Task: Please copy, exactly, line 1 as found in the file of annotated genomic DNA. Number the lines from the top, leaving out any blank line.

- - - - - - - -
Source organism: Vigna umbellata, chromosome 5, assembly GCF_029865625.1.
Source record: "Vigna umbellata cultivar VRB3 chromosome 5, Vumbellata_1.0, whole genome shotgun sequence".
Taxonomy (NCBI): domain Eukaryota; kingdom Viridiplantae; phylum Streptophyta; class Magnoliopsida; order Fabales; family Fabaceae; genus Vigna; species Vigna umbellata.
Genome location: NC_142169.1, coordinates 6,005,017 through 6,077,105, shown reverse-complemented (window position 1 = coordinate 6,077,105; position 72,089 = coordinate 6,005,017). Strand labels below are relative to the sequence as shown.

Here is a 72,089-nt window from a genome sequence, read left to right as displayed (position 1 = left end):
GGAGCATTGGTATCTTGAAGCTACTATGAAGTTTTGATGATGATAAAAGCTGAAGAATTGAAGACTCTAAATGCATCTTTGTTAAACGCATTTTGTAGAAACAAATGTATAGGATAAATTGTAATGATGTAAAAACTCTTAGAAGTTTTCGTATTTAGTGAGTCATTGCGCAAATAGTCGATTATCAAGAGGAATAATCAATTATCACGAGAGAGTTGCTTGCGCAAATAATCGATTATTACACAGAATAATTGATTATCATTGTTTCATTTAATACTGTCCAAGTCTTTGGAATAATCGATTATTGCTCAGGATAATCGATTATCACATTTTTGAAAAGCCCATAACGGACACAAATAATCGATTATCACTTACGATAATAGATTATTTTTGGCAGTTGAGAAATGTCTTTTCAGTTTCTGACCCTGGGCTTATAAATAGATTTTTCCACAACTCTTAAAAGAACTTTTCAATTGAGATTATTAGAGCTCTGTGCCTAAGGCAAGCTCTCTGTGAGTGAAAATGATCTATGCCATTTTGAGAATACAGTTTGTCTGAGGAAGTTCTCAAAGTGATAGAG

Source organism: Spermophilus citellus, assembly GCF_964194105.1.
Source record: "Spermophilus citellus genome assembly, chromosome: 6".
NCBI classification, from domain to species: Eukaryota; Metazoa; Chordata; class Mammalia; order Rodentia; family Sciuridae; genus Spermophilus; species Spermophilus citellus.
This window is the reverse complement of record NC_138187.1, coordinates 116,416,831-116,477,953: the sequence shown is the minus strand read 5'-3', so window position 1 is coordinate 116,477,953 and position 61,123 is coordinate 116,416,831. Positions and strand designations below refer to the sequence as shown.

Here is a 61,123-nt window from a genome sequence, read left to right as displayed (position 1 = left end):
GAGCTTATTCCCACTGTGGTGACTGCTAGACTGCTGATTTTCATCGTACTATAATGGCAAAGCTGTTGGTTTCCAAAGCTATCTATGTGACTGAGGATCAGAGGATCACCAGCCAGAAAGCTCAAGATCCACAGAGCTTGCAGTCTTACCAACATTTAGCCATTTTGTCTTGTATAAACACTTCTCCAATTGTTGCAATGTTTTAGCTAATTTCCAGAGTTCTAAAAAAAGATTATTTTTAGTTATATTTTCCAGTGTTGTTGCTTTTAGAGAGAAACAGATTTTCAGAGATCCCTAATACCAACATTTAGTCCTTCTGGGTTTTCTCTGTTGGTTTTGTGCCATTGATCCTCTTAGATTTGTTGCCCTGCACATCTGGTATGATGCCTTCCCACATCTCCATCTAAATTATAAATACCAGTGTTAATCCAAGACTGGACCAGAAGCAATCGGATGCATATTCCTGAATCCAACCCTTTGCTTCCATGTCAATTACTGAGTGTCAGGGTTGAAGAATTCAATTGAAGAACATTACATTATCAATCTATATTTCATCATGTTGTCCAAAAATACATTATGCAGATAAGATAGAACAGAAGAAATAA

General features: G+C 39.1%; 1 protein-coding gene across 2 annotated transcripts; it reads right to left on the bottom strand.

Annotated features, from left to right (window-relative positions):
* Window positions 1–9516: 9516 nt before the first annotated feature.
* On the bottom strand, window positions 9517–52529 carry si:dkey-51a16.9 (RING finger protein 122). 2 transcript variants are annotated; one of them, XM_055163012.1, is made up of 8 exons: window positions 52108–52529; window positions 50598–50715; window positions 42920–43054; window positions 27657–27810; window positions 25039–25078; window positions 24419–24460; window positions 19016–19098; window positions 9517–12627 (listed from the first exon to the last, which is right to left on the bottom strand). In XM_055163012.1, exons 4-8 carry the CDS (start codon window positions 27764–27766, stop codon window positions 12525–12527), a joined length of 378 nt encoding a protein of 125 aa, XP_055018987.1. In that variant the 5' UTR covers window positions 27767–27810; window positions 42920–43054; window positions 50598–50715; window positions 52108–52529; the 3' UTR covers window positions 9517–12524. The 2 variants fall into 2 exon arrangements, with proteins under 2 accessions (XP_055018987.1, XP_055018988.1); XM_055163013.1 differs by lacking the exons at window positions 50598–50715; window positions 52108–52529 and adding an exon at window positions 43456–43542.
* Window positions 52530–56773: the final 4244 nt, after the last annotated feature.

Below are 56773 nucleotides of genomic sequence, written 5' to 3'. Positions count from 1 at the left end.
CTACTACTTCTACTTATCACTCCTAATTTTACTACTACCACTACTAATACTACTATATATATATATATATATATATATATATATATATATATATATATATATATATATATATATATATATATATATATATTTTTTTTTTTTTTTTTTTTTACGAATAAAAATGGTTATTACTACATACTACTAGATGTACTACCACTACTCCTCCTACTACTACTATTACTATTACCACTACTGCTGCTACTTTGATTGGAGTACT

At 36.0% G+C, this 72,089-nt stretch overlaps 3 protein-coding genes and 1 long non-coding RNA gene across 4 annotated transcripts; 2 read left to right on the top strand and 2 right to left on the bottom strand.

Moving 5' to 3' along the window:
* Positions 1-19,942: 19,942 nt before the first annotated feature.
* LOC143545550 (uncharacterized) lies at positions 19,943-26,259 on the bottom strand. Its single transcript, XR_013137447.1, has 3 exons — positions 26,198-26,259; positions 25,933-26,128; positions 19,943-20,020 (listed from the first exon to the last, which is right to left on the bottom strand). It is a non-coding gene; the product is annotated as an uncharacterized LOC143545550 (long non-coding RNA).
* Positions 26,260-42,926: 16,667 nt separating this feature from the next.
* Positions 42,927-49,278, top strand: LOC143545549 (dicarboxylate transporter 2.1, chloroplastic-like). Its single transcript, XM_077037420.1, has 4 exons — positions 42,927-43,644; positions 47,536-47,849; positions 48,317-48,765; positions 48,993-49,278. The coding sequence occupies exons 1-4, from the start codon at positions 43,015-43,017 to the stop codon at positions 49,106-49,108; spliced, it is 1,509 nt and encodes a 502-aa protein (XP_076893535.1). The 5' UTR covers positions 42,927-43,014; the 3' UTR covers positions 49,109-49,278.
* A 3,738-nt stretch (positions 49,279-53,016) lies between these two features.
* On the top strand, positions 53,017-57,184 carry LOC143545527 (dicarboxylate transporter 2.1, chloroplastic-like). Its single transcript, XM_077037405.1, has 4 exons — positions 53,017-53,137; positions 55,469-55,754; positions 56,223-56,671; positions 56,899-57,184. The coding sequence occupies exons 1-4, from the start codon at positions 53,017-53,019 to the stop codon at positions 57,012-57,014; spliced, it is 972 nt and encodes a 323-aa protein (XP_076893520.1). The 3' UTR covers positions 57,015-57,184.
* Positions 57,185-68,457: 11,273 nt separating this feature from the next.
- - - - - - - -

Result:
Source organism: Vigna umbellata, chromosome 5, assembly GCF_029865625.1.